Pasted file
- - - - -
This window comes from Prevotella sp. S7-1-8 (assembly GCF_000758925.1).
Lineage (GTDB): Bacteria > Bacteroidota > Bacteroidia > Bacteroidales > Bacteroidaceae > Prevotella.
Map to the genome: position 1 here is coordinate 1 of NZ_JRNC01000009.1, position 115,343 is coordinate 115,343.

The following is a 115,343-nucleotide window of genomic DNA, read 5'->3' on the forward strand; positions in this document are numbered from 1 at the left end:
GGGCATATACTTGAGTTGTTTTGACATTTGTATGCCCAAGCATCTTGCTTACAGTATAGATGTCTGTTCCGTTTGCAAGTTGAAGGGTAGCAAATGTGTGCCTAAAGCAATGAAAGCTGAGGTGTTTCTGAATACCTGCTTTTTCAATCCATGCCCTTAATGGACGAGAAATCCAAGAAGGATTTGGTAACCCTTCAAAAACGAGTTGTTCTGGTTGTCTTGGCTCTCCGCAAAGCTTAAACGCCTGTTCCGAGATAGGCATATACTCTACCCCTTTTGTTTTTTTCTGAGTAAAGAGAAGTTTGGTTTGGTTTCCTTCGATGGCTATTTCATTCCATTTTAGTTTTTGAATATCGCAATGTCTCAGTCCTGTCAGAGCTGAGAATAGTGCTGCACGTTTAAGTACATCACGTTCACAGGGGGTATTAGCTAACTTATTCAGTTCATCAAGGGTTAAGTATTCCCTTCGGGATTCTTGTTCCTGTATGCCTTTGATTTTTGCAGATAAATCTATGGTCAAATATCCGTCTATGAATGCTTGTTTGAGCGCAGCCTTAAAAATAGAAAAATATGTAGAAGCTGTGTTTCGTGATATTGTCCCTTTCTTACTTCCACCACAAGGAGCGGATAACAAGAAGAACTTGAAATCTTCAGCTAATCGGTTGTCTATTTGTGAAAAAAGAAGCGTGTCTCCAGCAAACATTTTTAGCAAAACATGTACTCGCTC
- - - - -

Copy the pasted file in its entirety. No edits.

This window comes from Prevotella sp. S7-1-8 (assembly GCF_000758925.1).
Lineage (GTDB): Bacteria > Bacteroidota > Bacteroidia > Bacteroidales > Bacteroidaceae > Prevotella.
Map to the genome: position 1 here is coordinate 1 of NZ_JRNC01000009.1, position 115,343 is coordinate 115,343.

The following is a 115,343-nucleotide window of genomic DNA, read 5'->3' on the forward strand; positions in this document are numbered from 1 at the left end:
GGGCATATACTTGAGTTGTTTTGACATTTGTATGCCCAAGCATCTTGCTTACAGTATAGATGTCTGTTCCGTTTGCAAGTTGAAGGGTAGCAAATGTGTGCCTAAAGCAATGAAAGCTGAGGTGTTTCTGAATACCTGCTTTTTCAATCCATGCCCTTAATGGACGAGAAATCCAAGAAGGATTTGGTAACCCTTCAAAAACGAGTTGTTCTGGTTGTCTTGGCTCTCCGCAAAGCTTAAACGCCTGTTCCGAGATAGGCATATACTCTACCCCTTTTGTTTTTTTCTGAGTAAAGAGAAGTTTGGTTTGGTTTCCTTCGATGGCTATTTCATTCCATTTTAGTTTTTGAATATCGCAATGTCTCAGTCCTGTCAGAGCTGAGAATAGTGCTGCACGTTTAAGTACATCACGTTCACAGGGGGTATTAGCTAACTTATTCAGTTCATCAAGGGTTAAGTATTCCCTTCGGGATTCTTGTTCCTGTATGCCTTTGATTTTTGCAGATAAATCTATGGTCAAATATCCGTCTATGAATGCTTGTTTGAGCGCAGCCTTAAAAATAGAAAAATATGTAGAAGCTGTGTTTCGTGATATTGTCCCTTTCTTACTTCCACCACAAGGAGCGGATAACAAGAAGAACTTGAAATCTTCAGCTAATCGGTTGTCTATTTGTGAAAAAAGAAGCGTGTCTCCAGCAAACATTTTTAGCAAAACATGTACTCGCTC